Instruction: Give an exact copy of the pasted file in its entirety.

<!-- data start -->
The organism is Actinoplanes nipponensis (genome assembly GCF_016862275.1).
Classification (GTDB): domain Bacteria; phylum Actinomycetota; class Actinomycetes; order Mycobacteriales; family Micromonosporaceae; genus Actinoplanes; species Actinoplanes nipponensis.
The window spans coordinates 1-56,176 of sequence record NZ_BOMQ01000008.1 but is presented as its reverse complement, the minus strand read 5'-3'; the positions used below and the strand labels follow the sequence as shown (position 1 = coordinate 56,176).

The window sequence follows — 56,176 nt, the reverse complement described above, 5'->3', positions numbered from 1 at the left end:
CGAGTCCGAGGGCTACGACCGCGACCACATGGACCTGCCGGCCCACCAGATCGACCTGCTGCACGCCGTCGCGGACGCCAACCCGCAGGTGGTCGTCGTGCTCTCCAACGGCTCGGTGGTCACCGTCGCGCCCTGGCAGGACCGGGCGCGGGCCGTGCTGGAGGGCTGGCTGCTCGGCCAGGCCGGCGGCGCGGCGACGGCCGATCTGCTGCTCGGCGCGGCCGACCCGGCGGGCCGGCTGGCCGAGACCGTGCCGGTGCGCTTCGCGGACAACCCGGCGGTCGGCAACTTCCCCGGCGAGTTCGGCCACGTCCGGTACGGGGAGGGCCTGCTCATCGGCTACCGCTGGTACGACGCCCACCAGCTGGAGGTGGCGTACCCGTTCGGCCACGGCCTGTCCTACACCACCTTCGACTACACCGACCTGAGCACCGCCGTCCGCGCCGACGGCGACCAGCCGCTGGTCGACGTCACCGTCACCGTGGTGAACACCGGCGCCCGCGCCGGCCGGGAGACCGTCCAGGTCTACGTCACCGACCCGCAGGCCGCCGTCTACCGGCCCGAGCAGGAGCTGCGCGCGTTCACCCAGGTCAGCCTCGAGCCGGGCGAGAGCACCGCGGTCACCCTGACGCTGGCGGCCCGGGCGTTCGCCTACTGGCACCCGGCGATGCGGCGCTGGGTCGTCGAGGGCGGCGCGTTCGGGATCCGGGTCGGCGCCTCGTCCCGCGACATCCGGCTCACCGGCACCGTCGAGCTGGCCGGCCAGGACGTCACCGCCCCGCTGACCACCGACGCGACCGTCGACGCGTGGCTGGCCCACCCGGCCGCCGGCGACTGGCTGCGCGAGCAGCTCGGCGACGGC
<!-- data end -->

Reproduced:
The organism is Actinoplanes nipponensis (genome assembly GCF_016862275.1).
Classification (GTDB): domain Bacteria; phylum Actinomycetota; class Actinomycetes; order Mycobacteriales; family Micromonosporaceae; genus Actinoplanes; species Actinoplanes nipponensis.
The window spans coordinates 1-56,176 of sequence record NZ_BOMQ01000008.1 but is presented as its reverse complement, the minus strand read 5'-3'; the positions used below and the strand labels follow the sequence as shown (position 1 = coordinate 56,176).

The window sequence follows — 56,176 nt, the reverse complement described above, 5'->3', positions numbered from 1 at the left end:
CGAGTCCGAGGGCTACGACCGCGACCACATGGACCTGCCGGCCCACCAGATCGACCTGCTGCACGCCGTCGCGGACGCCAACCCGCAGGTGGTCGTCGTGCTCTCCAACGGCTCGGTGGTCACCGTCGCGCCCTGGCAGGACCGGGCGCGGGCCGTGCTGGAGGGCTGGCTGCTCGGCCAGGCCGGCGGCGCGGCGACGGCCGATCTGCTGCTCGGCGCGGCCGACCCGGCGGGCCGGCTGGCCGAGACCGTGCCGGTGCGCTTCGCGGACAACCCGGCGGTCGGCAACTTCCCCGGCGAGTTCGGCCACGTCCGGTACGGGGAGGGCCTGCTCATCGGCTACCGCTGGTACGACGCCCACCAGCTGGAGGTGGCGTACCCGTTCGGCCACGGCCTGTCCTACACCACCTTCGACTACACCGACCTGAGCACCGCCGTCCGCGCCGACGGCGACCAGCCGCTGGTCGACGTCACCGTCACCGTGGTGAACACCGGCGCCCGCGCCGGCCGGGAGACCGTCCAGGTCTACGTCACCGACCCGCAGGCCGCCGTCTACCGGCCCGAGCAGGAGCTGCGCGCGTTCACCCAGGTCAGCCTCGAGCCGGGCGAGAGCACCGCGGTCACCCTGACGCTGGCGGCCCGGGCGTTCGCCTACTGGCACCCGGCGATGCGGCGCTGGGTCGTCGAGGGCGGCGCGTTCGGGATCCGGGTCGGCGCCTCGTCCCGCGACATCCGGCTCACCGGCACCGTCGAGCTGGCCGGCCAGGACGTCACCGCCCCGCTGACCACCGACGCGACCGTCGACGCGTGGCTGGCCCACCCGGCCGCCGGCGACTGGCTGCGCGAGCAGCTCGGCGACGGC